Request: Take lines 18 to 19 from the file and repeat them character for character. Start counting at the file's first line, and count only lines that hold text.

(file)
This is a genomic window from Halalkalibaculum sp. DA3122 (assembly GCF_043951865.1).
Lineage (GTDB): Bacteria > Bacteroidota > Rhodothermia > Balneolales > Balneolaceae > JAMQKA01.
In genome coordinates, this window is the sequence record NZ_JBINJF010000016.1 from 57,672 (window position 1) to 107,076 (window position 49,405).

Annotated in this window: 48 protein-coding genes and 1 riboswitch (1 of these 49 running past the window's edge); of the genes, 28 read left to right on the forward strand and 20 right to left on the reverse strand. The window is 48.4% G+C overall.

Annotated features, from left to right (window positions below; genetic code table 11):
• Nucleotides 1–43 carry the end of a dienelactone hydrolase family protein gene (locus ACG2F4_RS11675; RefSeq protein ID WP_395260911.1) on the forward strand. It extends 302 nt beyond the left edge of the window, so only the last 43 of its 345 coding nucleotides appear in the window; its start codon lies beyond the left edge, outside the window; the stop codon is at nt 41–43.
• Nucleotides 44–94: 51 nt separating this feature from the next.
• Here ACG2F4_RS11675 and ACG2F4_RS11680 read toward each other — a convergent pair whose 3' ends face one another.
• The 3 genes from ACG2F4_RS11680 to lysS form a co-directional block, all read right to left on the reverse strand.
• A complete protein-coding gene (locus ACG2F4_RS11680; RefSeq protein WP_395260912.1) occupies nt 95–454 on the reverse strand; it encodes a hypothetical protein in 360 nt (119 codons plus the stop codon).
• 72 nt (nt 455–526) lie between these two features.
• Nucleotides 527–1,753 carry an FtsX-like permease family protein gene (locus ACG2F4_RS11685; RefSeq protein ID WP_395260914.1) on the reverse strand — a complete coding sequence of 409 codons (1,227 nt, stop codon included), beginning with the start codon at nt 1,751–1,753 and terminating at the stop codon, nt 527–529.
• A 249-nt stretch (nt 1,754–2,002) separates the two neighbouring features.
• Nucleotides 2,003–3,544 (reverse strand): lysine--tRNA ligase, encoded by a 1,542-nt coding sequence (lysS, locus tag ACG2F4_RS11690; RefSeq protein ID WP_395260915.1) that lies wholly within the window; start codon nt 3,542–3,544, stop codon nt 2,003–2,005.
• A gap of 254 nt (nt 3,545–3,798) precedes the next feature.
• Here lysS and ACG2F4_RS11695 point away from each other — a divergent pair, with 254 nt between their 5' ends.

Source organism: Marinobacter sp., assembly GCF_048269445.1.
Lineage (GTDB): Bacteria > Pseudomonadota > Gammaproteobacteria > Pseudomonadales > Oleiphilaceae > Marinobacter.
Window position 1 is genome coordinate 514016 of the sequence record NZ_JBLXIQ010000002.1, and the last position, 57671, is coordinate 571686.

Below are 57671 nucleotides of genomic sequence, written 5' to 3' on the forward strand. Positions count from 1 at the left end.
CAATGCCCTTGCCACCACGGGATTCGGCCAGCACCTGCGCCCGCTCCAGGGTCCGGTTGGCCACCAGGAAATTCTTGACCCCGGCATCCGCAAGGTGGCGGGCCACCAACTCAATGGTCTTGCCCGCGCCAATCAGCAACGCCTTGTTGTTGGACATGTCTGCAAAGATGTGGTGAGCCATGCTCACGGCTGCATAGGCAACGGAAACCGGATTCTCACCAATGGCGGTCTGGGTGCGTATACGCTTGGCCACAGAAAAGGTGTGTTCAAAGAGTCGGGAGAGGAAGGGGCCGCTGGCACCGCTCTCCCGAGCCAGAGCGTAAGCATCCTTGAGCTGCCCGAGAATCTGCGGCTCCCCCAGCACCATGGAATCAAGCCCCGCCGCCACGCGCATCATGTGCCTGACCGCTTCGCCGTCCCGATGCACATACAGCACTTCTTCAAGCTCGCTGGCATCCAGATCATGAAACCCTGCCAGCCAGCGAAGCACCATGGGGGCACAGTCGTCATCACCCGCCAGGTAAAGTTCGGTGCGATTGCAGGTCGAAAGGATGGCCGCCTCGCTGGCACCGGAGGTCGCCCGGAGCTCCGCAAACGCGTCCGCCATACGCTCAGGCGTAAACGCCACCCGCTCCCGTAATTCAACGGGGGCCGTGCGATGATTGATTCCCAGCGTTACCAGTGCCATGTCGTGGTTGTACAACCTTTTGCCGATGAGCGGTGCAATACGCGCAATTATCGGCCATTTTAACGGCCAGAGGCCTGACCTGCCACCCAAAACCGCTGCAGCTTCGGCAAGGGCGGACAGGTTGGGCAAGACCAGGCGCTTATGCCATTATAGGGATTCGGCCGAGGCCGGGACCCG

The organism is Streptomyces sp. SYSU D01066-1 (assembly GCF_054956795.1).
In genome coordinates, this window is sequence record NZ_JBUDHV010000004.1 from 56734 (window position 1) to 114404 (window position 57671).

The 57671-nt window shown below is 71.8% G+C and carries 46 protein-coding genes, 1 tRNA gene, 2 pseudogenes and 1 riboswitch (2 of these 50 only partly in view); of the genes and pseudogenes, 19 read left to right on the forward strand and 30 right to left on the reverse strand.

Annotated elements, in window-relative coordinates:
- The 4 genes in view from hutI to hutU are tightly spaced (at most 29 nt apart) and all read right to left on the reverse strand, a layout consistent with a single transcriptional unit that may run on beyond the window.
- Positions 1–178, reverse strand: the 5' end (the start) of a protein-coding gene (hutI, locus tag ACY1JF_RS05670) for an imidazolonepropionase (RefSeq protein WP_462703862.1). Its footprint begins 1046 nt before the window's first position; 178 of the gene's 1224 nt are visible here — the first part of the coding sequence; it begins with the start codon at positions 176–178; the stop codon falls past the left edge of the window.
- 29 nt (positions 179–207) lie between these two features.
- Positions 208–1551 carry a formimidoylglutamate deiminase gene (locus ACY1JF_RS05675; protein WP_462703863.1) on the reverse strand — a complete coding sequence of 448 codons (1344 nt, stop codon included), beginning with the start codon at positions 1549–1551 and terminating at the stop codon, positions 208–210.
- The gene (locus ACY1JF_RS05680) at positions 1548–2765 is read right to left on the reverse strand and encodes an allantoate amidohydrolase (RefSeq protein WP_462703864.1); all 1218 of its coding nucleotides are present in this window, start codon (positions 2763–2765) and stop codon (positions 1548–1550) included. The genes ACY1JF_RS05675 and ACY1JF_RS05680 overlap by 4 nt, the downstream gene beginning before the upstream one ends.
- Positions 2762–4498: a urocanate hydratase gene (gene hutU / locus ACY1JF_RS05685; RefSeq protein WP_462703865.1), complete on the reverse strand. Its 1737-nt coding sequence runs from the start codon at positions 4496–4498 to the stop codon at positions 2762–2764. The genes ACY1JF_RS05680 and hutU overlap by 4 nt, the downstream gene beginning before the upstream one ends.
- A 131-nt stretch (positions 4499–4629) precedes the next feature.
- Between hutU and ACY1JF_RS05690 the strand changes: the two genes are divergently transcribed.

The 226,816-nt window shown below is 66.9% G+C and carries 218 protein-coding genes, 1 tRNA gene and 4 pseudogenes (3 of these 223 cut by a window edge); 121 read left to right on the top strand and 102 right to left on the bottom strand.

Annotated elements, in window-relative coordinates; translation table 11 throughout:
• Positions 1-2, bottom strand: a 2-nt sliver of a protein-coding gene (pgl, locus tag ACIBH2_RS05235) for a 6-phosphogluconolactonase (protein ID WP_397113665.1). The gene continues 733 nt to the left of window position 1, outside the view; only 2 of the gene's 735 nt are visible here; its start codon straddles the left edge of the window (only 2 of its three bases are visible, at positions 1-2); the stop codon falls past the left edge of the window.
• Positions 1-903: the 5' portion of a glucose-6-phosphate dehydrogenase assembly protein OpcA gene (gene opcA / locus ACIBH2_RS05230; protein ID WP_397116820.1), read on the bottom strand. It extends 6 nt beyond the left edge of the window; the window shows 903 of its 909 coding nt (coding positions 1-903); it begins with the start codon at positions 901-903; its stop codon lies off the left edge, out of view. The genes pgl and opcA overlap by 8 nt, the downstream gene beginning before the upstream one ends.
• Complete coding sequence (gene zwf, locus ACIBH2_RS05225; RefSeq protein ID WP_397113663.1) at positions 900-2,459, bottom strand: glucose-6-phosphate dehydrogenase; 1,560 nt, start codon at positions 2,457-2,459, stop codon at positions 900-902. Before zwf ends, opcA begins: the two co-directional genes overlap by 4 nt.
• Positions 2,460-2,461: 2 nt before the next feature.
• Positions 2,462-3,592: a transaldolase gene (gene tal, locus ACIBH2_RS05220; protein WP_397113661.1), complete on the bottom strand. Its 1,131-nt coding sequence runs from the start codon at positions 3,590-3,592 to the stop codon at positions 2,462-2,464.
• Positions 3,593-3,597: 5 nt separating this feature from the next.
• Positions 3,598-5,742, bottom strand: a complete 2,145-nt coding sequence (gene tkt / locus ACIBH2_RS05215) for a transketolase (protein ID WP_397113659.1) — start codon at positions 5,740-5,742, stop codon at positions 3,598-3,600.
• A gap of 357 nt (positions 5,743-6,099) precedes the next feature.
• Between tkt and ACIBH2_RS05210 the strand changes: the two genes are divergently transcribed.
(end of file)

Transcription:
Lineage (GTDB): Bacteria > Pseudomonadota > Gammaproteobacteria > Pseudomonadales > Oleiphilaceae > Marinobacter.
Window position 1 is genome coordinate 514016 of the sequence record NZ_JBLXIQ010000002.1, and the last position, 57671, is coordinate 571686.